Be Safe.



Also Known as:


Old Joe



Syph or Siff

Syphilis is still alive and kicking. It’s an infection caused by bacteria. The infection moves through stages and can cause serious short and long-term problems if left untreated.

How do I get it?

Having unprotected vaginal, anal or oral sex with a person who already has syphilis.

How do I avoid it?

To avoid contracting syphilis, use condoms for oral, vaginal, and anal sex. Like any STI, avoid sexual contact if you or your partner(s) are showing any symptoms. It is very important that you speak with your doctor. Adhering to the following will definitely help:

  • Reduce the number of sex partners you have.
  • Engage in lower risk forms of sexual contact or sexual simulation such as mutual masturbation or sensual massage, or sex with a condom.
  • Don’t share sex toys, clean between use, and cover with a new condom before each use.

How do I know if I have it?

Many people infected with the syphilis bacteria experience no symptoms at all or don’t notice their symptoms.

Primary syphilis (symptoms usually occur 3 days to 3 months after exposure). People infected with syphilis may develop:

  • a small, hard lesion or sore that is usually painless. The sore might be on the genitals, in the mouth, the cervix or the rectum. This sore will heal on its own without treatment but the syphilis infection is not gone.

Secondary syphilis (symptoms usually occur 2 – 12 weeks after exposure or up to 6 months). Infected people may develop:

  • a rash on the stomach or torso, on the genitals, or on the palms of the hands or soles of the feet.
  • flu-like symptoms (sore muscles, feeling run down, fever and chills)
  • swollen lymph nodes,
  • patchy hair loss,
  • smooth growth that looks a bit like a genital warts can also appear (condyloma lata).
  • neurological symptoms can occur early for some people including headache, dizziness, or changes to hearing or vision.

Early latent stage (less than a year). It’s common for there to be no symptoms but symptoms (like the rash) may reappear.  For this reason syphilis infections of less than a year are considered infectious.

Late latent syphilis occurs when the infection has been present for longer than a year. There are no symptoms. The infection cannot be passed to others but there is a risk of it causing complications for the person infected.

Tertiary syphilis can occur with a variety of symptoms including serious complications affecting the brain and the large blood vessels that carry blood to the heart.


Pregnant women can pass the infection to their unborn children. Untreated syphilis may also cause problems such as early delivery or rupture of membranes, low birth weight or even a stillbirth. Syphilis can also cause birth defects that lead to long-term medical problems for your child, all of which can be prevented if mothers are treated early.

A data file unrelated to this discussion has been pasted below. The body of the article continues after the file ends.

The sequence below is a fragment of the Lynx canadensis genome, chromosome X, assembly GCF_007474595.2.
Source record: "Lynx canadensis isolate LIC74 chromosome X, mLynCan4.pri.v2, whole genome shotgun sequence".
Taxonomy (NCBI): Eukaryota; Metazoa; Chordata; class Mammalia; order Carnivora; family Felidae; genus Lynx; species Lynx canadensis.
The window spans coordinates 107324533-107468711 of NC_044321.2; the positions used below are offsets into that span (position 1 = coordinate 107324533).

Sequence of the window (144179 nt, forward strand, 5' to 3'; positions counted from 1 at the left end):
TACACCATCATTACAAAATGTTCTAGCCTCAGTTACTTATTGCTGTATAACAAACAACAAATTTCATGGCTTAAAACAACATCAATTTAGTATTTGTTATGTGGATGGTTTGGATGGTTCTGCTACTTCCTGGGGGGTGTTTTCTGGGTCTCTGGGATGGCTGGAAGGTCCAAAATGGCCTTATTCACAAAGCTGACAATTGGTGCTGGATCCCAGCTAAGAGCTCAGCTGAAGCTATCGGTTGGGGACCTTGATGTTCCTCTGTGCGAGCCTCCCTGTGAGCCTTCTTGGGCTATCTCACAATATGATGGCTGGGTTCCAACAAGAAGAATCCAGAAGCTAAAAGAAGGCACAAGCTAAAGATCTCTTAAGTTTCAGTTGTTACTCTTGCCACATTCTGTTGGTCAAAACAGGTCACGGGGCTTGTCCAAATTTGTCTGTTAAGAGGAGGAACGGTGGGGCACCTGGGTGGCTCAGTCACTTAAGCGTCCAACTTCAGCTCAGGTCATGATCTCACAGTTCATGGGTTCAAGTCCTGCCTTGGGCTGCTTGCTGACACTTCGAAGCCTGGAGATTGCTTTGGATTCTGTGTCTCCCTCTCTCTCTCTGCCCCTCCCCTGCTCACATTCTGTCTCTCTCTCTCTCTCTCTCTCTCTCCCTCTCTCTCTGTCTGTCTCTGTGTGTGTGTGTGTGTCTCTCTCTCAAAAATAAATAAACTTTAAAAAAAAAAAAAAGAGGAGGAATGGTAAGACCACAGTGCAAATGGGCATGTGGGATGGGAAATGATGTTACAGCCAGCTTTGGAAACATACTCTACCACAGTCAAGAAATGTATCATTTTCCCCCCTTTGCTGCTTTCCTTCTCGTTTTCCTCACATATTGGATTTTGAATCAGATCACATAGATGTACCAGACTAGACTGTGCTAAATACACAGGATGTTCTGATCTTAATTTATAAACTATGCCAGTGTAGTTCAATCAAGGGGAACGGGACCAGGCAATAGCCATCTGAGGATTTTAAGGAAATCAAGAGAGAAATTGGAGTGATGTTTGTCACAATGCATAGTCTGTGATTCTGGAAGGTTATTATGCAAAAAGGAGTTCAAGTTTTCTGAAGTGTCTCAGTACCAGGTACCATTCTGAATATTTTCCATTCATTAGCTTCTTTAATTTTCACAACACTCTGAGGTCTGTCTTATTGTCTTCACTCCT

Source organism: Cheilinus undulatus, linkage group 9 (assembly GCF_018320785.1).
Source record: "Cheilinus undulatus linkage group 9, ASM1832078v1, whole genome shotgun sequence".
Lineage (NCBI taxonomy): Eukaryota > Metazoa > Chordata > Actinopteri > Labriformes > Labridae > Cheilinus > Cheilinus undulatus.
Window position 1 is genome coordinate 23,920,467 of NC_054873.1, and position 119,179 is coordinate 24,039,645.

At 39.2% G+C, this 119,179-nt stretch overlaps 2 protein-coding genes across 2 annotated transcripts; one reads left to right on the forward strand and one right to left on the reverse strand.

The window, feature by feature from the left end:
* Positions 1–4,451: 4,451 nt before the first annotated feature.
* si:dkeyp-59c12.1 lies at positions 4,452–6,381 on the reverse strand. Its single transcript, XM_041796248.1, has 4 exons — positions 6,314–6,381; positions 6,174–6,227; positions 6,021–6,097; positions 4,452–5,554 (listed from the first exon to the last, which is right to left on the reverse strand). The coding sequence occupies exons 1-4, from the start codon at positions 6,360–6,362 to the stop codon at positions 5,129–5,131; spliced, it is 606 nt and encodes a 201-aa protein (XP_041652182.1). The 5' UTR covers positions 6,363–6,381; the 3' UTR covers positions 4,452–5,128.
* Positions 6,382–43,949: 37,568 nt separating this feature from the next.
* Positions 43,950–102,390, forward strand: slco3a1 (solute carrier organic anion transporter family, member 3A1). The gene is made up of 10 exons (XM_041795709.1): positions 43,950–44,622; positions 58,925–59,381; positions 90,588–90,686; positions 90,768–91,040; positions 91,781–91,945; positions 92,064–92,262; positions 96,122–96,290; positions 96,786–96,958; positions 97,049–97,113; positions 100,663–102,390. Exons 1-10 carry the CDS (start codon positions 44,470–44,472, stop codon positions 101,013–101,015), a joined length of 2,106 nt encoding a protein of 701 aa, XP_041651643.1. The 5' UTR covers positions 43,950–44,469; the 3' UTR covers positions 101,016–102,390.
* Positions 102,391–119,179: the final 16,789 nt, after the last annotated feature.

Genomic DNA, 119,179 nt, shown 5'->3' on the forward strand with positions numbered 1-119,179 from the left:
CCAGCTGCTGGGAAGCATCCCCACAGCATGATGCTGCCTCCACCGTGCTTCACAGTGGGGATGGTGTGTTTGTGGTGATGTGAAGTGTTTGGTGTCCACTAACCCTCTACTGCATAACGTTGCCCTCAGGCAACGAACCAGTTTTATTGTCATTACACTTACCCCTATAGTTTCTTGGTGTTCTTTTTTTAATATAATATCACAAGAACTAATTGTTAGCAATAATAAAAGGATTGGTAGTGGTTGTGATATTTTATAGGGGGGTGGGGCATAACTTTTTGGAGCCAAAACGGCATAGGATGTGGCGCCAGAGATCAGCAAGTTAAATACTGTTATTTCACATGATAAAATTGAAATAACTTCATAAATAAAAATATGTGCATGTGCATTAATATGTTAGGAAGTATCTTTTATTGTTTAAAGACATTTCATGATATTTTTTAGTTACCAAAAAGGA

Is it curable?


How is it treated?

Syphilis is no match against antibiotics, and that’s what takes it out. Syphilis is usually treated with an injection. The number of injections you get depends on what stage of syphilis you have. Make sure you and your partner(s) are treated at the same time. You can become re-infected with syphilis through unprotected sex with a new partner or a partner who hasn’t been treated.

Your partner(s) needs to be tested and treated even if there are no symptoms. You can get re-infected if you have unprotected sex with your partner before he or she is treated.

What happens if I go untreated?

Here’s where syphilis gets really scary. If left untreated, syphilis may cause the following:

  • Blindness
  • Paralysis
  • Deafness
  • Brain disease
  • Heart disease
  • Mental health problems
  • Hair Loss

When is it okay to have sex again?

It will take one week for the antibiotics to get rid of the infection so don’t have sex without a condom for 7 days after you and your partner(s) have been treated. The best protection is not to have sex for at least 7 days after the injection(s). Some people who are allergic to the injection receive pills instead. In this case, don’t have any sex for 7 days after you completed your medication.

If you still have symptoms, don’t have any sexual contact.

This isn’t a one-trick-pony; you can always get syphilis again.

Other resources

What to expect when
getting tested

Get comfortable with the process.

  • What to bring
    to your
  • What will
    you be
  • What the

What to bring
to your

Your name and contact details and questions about your sexual history.

  • A form of ID (driver's license, passport)
  • Your health care card

What will
you be

Questions about your recent sexual history.

When you last had sex, whether it was unprotected, what kind of symptoms you have...

What the

A few different potential tests involve procedures that aren’t a huge deal.

Pelvic exams, swab tests, blood tests and or urine tests

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